Press Conference Today: Report to Call for TSA Reform

The report, entitled “A Decade Later: A Call for TSA Reform,” will be released at an 11:30 a.m. press conference today at Reagan National Airport


Washington, DC – Leaders of U.S House Committees will release a report and analysis tomorrow of the development, evolution, current status and need for reform of the Transportation Security Administration (TSA), ten years after the agency’s creation. 

 

The report, entitled “A Decade Later: A Call for TSA Reform,” will be released at an 11:30 a.m. press conference today at Reagan National Airport.  The analysis of TSA, a federal bureaucracy plagued by significant administrative and operational problems, was prepared by the majority staff of the House Transportation and Infrastructure Committee and the House Oversight and Government Reform Committee.

 

WHO:             U.S. Rep. John L. Mica (R-FL), Chairman, U.S. House Committee on Transportation and Infrastructure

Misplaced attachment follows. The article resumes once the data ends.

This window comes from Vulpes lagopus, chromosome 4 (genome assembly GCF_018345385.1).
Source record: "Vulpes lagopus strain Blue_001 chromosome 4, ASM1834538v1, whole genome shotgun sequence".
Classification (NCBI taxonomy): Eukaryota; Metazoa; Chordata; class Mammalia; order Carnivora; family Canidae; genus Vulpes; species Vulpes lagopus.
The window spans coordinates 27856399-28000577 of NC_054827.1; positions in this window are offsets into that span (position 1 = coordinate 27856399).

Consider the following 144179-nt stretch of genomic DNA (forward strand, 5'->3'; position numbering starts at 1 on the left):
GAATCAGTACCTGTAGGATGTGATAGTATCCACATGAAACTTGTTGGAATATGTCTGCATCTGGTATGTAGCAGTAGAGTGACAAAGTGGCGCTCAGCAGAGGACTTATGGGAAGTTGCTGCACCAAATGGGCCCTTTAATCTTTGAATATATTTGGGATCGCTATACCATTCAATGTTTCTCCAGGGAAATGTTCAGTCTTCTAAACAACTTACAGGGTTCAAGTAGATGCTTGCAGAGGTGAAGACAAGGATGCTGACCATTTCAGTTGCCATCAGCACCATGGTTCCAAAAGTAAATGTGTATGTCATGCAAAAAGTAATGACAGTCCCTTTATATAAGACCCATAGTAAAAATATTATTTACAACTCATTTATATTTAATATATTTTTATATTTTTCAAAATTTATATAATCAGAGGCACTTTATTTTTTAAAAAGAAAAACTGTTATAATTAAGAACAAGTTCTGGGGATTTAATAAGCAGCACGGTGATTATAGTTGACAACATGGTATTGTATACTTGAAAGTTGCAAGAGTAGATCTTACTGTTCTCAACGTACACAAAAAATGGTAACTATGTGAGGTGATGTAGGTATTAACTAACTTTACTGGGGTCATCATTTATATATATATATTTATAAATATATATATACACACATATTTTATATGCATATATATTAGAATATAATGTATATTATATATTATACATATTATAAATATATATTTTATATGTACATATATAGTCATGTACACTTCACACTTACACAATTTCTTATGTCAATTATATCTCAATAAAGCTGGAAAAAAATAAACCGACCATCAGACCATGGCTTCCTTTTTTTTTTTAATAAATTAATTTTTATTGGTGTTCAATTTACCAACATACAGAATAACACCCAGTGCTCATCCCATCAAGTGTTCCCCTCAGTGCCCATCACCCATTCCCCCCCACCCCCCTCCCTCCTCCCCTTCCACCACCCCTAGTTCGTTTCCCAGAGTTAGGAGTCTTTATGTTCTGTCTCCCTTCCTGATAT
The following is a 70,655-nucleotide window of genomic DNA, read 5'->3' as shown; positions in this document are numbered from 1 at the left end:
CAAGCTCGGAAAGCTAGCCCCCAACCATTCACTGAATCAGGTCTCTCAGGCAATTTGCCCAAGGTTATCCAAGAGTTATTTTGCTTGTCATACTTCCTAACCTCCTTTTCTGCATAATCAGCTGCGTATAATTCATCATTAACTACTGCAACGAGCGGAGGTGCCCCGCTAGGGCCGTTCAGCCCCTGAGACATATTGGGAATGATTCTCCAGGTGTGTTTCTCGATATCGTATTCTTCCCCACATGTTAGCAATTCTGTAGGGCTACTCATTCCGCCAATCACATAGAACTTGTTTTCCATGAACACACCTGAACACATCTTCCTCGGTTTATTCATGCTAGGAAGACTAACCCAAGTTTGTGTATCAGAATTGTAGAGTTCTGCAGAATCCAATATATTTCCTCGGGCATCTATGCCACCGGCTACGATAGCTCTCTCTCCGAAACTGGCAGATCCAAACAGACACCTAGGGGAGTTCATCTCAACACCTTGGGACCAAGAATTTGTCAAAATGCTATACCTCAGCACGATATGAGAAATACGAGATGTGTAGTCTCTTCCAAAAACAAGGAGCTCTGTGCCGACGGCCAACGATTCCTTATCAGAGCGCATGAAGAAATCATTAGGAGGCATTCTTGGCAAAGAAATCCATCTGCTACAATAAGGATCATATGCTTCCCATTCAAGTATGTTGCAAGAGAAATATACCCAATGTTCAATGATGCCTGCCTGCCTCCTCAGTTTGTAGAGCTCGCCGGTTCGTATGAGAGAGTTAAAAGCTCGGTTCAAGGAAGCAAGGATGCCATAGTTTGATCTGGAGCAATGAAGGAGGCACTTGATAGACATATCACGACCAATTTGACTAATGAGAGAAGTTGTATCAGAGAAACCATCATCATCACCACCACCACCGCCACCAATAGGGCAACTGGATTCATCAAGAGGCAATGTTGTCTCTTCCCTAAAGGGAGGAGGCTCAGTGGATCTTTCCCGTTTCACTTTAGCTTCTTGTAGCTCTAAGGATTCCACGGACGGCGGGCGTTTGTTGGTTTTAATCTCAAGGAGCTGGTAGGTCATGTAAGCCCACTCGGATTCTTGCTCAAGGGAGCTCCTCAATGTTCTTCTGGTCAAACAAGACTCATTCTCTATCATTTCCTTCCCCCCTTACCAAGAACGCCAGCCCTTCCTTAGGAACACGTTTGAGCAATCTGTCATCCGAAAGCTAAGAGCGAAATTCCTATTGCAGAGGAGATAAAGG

WHAT:          Press Conference on release of TSA Report & Analysis –

“A Decade Later: A Call for TSA Reform”

 

WHEN:          11:30 a.m., Wednesday, November 16, 2011

 

WHERE:       Reagan National Airport

                        North end of the ticketing level (upper level), Terminal C

Please contact the Metropolitan Washington Airports Authority Public Affairs Office at (703) 417-8370 to make arrangements for parking live media trucks. All other vehicles must park in the garages or economy lot.

 

Background: The Aviation and Transportation Security Act, the legislation creating TSA, was passed by Congress ten years ago tomorrow, on November 16, 2001, and signed into law three days later.  Rep. Mica, who then chaired the Subcommittee on Aviation, was one of the authors of that legislation. 

 

When TSA was established, it was intended by Congress to be a lean security organization with the primary responsibility of analyzing intelligence, setting security policies and procedures, and overseeing a transportation security structure.  Since then, at a cost of $57 billion, TSA has mushroomed into a human resources bureaucracy of over 65,000 that has lost its transportation security focus.

 

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